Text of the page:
# Metric orthonormal basis

1. Dec 19, 2013

### PhysicsDude1

1. The problem statement, all variables and given/known data

For the orthonormal coordinate system (X,Y) the metric is

\begin{pmatrix} 1 & 0 \\ 0 & 1 \end{pmatrix}

Calculate G' in 2 ways.

1) G'= M$^{T}$*G*M
2) g$\acute{}$$_{ij}$ = $\overline{a}\acute{}_{i}$ . $\overline{a}\acute{}_{j}$

2. Relevant equations

\begin{pmatrix} \overline{a}\acute{}_{1} \\ \overline{a}\acute{}_{2} \end{pmatrix}
= \begin{pmatrix} -cos(\phi).\overline{a}\acute{}_{1} -\overline{a}\acute{}_{2} \\
cos(\phi).\overline{a}\acute{}_{2}\end{pmatrix}

M= \begin{pmatrix} -cos(\phi) & 0 \\ -1 & cos(\phi) \end{pmatrix}
M$^{T}$ = \begin{pmatrix} -cos(\phi) & -1 \\ 0 & cos(\phi) \end{pmatrix}
G=\begin{pmatrix} 1 & 0 \\ 0 & 1 \end{pmatrix}
=> G' = \begin{pmatrix} cos²(\phi) +1 & -cos(\phi) \\ -cos(\phi) & cos²(\phi) \end{pmatrix}

3. The attempt at a solution

So I'm having problems with the 2nd method i.e. g$\acute{}$$_{ij}$ = $\overline{a}\acute{}_{i}$ . $\overline{a}\acute{}_{j}$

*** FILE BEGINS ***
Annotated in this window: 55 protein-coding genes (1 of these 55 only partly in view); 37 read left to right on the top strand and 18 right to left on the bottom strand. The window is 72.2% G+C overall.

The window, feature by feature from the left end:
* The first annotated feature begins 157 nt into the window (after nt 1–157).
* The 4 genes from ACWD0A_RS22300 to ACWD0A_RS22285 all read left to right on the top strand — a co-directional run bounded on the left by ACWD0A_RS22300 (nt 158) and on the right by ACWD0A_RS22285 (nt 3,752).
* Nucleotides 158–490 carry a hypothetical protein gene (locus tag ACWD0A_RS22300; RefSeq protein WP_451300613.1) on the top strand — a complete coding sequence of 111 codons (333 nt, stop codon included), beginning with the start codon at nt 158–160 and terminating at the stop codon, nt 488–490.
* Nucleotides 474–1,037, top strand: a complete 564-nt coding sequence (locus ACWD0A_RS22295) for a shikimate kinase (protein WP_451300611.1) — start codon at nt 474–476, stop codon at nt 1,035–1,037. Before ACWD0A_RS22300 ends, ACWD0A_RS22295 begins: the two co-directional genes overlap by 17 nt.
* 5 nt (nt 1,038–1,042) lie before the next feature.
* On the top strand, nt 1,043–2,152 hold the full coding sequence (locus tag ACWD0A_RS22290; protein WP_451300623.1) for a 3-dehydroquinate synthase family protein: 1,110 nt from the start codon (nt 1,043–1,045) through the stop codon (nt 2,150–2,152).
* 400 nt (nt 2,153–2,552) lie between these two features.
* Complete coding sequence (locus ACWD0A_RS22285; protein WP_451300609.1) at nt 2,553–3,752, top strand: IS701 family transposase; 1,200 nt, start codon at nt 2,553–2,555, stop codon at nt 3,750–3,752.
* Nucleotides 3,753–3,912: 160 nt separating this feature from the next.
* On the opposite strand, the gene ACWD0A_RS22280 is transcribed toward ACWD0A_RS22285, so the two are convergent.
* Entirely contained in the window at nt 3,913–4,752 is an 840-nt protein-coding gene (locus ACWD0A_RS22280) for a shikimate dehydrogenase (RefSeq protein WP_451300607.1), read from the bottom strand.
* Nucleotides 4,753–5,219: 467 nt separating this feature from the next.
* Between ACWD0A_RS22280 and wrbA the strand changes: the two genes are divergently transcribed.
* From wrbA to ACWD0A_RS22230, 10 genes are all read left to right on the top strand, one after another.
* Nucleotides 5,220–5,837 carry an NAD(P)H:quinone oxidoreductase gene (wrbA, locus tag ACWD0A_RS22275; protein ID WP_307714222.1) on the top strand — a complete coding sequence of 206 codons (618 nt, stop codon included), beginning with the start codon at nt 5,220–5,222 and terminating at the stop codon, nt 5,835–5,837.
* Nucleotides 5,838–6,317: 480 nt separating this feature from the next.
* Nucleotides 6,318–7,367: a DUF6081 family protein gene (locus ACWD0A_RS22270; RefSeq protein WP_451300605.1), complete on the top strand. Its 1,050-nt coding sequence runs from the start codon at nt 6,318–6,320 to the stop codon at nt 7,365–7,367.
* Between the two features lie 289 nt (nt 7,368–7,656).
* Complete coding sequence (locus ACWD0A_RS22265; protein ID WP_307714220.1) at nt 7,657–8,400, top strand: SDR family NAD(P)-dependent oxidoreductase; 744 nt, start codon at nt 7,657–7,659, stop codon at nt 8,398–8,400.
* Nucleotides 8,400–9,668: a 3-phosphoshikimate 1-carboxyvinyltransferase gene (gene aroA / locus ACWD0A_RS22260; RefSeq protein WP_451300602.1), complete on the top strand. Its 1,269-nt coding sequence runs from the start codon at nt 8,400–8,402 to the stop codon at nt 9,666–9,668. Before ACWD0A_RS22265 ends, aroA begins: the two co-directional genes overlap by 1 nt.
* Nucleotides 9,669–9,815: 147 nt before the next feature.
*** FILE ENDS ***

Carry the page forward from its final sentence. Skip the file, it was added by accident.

g$\acute{}$$_{11}$ = (-cos$(\phi)$ . $\overline{a}_{1}$ -$\overline{a}_{2}$) . (-cos$(\phi)$ . $\overline{a}_{1}$ -$\overline{a}_{2}$) = ?

What are the values for $\overline{a}_{1}$ and $\overline{a}_{2}$ ?
I think they're both 1 because they're both unit vectors of length 1 but I'm not sure.
Also, this is the first time ever I have used LaTeX so sorry if it's a bit sloppy.

2. Dec 19, 2013

### PhysicsDude1

Also, I can't fall asleep because of this. I REALLY want to know the answer :p

3. Dec 19, 2013

### PhysicsDude1

If there's something confusing, just ask :)

4. Dec 19, 2013

### Dick

I don't know what problem you are trying solve. I know what "orthogonal coordinates" means and I know what "orthonormal vector fields" are. I not sure I know what "orthonormal coordinates" are. I can guess but could you explain that? Might be best to start with the definitions before you plow into trying to prove things. That might make it a lot easier than you think. And what IS this G' you are trying to calculate anyway?

Last edited: Dec 19, 2013
5. Dec 20, 2013

### PhysicsDude1

I'm sorry, I meant orthogonal coordinate system :)
Basically I'm trying to find G' which is the metric of the coordinate system (X', Y').
There are 2 ways to find this :
1) G' = M^T * G * M (M=inverse transformationformula // M^T = the transposed matrix of M // G = metric of the coordinate system (X,Y) )

2) Via the multiplication of the primed basic vectors a1 and a2 (see first matrix) and that's where I'm stuck. I don't know if I'm supposed to fill in those basis vectors with the value 1 or just leave them like that BUT that would mean that the 2nd method has a different result from the 1st method which can't be possible. I think I have to fill it in.

Sorry for all the confusion!